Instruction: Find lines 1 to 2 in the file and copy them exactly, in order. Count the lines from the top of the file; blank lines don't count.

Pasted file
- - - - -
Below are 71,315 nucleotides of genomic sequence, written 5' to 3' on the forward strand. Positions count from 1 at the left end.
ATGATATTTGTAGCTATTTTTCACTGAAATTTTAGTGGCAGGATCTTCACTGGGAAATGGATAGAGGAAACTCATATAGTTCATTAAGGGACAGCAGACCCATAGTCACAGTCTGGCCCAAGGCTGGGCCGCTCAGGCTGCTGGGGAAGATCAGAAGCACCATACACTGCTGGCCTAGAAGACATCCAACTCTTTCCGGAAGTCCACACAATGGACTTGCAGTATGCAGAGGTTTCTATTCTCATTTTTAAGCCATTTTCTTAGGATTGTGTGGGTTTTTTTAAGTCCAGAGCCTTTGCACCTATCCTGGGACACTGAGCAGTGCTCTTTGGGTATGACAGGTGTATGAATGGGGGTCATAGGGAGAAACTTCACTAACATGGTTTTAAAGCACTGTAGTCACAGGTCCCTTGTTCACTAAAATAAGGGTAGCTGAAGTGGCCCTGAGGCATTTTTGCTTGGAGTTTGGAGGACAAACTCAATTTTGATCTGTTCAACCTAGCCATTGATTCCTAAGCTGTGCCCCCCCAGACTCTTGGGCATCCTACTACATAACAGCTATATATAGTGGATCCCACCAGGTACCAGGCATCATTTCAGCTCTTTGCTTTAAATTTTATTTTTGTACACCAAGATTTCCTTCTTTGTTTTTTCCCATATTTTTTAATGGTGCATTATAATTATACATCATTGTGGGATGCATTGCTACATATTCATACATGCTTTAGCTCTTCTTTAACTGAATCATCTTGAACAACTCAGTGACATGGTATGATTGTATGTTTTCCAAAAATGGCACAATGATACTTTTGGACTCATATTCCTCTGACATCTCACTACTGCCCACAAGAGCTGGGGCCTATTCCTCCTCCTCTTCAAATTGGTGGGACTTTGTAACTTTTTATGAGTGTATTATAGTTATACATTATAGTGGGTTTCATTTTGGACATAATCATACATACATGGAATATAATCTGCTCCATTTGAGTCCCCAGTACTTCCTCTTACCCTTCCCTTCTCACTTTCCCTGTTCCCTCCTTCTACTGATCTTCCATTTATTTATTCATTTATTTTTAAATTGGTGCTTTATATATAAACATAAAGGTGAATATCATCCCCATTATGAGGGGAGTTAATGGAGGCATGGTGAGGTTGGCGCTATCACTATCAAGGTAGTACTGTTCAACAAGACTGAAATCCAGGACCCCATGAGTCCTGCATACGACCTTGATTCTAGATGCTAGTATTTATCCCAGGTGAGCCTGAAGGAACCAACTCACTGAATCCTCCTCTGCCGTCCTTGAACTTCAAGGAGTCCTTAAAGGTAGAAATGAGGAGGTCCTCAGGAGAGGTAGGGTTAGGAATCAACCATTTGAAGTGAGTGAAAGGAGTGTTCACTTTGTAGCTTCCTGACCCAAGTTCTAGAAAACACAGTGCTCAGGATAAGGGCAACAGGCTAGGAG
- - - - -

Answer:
Below are 71,315 nucleotides of genomic sequence, written 5' to 3' on the forward strand. Positions count from 1 at the left end.
ATGATATTTGTAGCTATTTTTCACTGAAATTTTAGTGGCAGGATCTTCACTGGGAAATGGATAGAGGAAACTCATATAGTTCATTAAGGGACAGCAGACCCATAGTCACAGTCTGGCCCAAGGCTGGGCCGCTCAGGCTGCTGGGGAAGATCAGAAGCACCATACACTGCTGGCCTAGAAGACATCCAACTCTTTCCGGAAGTCCACACAATGGACTTGCAGTATGCAGAGGTTTCTATTCTCATTTTTAAGCCATTTTCTTAGGATTGTGTGGGTTTTTTTAAGTCCAGAGCCTTTGCACCTATCCTGGGACACTGAGCAGTGCTCTTTGGGTATGACAGGTGTATGAATGGGGGTCATAGGGAGAAACTTCACTAACATGGTTTTAAAGCACTGTAGTCACAGGTCCCTTGTTCACTAAAATAAGGGTAGCTGAAGTGGCCCTGAGGCATTTTTGCTTGGAGTTTGGAGGACAAACTCAATTTTGATCTGTTCAACCTAGCCATTGATTCCTAAGCTGTGCCCCCCCAGACTCTTGGGCATCCTACTACATAACAGCTATATATAGTGGATCCCACCAGGTACCAGGCATCATTTCAGCTCTTTGCTTTAAATTTTATTTTTGTACACCAAGATTTCCTTCTTTGTTTTTTCCCATATTTTTTAATGGTGCATTATAATTATACATCATTGTGGGATGCATTGCTACATATTCATACATGCTTTAGCTCTTCTTTAACTGAATCATCTTGAACAACTCAGTGACATGGTATGATTGTATGTTTTCCAAAAATGGCACAATGATACTTTTGGACTCATATTCCTCTGACATCTCACTACTGCCCACAAGAGCTGGGGCCTATTCCTCCTCCTCTTCAAATTGGTGGGACTTTGTAACTTTTTATGAGTGTATTATAGTTATACATTATAGTGGGTTTCATTTTGGACATAATCATACATACATGGAATATAATCTGCTCCATTTGAGTCCCCAGTACTTCCTCTTACCCTTCCCTTCTCACTTTCCCTGTTCCCTCCTTCTACTGATCTTCCATTTATTTATTCATTTATTTTTAAATTGGTGCTTTATATATAAACATAAAGGTGAATATCATCCCCATTATGAGGGGAGTTAATGGAGGCATGGTGAGGTTGGCGCTATCACTATCAAGGTAGTACTGTTCAACAAGACTGAAATCCAGGACCCCATGAGTCCTGCATACGACCTTGATTCTAGATGCTAGTATTTATCCCAGGTGAGCCTGAAGGAACCAACTCACTGAATCCTCCTCTGCCGTCCTTGAACTTCAAGGAGTCCTTAAAGGTAGAAATGAGGAGGTCCTCAGGAGAGGTAGGGTTAGGAATCAACCATTTGAAGTGAGTGAAAGGAGTGTTCACTTTGTAGCTTCCTGACCCAAGTTCTAGAAAACACAGTGCTCAGGATAAGGGCAACAGGCTAGGAG